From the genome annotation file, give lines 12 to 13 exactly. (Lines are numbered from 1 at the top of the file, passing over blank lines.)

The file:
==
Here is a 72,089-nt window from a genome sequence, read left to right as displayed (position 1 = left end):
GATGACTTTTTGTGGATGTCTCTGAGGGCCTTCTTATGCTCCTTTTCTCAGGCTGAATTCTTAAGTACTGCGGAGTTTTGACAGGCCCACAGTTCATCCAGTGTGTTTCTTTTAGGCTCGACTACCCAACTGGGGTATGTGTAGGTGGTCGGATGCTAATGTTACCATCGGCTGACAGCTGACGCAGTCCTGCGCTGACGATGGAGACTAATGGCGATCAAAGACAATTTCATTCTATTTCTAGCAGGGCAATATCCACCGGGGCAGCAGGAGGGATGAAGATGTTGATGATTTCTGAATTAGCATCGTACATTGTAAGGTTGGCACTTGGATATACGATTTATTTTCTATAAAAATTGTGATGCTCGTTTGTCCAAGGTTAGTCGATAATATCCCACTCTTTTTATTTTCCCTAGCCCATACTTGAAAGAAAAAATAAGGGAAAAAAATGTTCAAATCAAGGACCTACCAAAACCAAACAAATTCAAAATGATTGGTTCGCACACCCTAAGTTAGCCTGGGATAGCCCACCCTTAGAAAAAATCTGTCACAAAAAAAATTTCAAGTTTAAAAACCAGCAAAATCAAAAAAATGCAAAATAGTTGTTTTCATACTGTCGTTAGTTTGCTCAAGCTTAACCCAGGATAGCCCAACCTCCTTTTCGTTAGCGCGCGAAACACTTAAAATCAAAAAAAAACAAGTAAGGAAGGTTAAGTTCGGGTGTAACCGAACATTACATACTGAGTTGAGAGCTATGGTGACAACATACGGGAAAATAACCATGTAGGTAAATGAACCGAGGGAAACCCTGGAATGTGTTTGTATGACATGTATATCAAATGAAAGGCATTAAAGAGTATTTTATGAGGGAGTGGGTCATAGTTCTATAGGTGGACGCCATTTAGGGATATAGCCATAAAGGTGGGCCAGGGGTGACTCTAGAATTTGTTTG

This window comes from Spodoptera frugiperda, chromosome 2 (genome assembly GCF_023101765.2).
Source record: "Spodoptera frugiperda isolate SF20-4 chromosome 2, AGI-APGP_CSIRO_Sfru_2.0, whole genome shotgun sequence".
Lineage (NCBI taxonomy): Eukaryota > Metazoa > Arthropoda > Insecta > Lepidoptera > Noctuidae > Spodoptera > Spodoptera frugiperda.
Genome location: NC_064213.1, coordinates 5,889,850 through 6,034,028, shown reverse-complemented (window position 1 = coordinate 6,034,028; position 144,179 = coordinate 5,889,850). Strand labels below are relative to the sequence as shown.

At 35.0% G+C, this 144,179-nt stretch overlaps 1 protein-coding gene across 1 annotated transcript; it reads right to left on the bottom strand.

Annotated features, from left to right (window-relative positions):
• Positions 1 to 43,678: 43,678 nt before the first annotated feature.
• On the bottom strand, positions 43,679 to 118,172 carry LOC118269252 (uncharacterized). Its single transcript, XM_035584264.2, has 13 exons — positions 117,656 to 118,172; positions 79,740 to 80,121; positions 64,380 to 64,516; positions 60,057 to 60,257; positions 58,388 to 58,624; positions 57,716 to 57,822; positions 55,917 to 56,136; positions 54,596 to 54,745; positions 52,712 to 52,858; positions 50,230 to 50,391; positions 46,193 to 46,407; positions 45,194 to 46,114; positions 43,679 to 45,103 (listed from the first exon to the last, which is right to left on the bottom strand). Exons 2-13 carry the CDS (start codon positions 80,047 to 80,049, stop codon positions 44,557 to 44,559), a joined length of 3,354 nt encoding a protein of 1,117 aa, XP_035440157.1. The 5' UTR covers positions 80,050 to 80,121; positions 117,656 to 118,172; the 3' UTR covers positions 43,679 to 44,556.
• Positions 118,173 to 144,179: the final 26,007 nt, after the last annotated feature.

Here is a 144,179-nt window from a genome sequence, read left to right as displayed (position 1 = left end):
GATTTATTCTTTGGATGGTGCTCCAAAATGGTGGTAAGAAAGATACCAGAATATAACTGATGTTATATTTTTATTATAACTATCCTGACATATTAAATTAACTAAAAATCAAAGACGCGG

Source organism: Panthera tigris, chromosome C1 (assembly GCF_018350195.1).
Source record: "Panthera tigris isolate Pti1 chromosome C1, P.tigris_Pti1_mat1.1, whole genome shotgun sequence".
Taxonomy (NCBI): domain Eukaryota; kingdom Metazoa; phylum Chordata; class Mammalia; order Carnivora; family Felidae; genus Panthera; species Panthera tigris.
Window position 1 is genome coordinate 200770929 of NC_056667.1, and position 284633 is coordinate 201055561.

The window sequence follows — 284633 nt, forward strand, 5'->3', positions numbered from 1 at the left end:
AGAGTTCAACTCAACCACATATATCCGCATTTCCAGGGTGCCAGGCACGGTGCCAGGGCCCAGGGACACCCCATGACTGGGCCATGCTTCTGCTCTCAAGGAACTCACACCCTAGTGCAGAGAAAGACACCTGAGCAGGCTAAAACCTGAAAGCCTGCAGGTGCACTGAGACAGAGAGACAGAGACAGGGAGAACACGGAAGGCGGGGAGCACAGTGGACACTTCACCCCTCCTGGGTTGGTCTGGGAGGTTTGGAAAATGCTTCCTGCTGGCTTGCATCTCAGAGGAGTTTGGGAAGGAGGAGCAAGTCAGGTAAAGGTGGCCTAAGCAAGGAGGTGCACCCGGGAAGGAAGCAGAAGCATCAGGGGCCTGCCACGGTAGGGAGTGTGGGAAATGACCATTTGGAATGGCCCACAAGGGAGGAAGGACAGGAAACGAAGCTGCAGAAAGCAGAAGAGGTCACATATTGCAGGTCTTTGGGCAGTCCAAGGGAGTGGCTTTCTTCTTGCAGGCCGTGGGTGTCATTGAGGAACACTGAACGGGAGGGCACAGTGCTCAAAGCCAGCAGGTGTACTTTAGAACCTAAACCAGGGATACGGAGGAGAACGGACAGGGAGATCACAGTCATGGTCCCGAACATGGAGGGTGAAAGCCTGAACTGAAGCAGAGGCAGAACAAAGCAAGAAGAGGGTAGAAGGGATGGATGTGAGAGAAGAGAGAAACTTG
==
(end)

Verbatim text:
Here is a 144,179-nt window from a genome sequence, read left to right as displayed (position 1 = left end):
GATTTATTCTTTGGATGGTGCTCCAAAATGGTGGTAAGAAAGATACCAGAATATAACTGATGTTATATTTTTATTATAACTATCCTGACATATTAAATTAACTAAAAATCAAAGACGCGG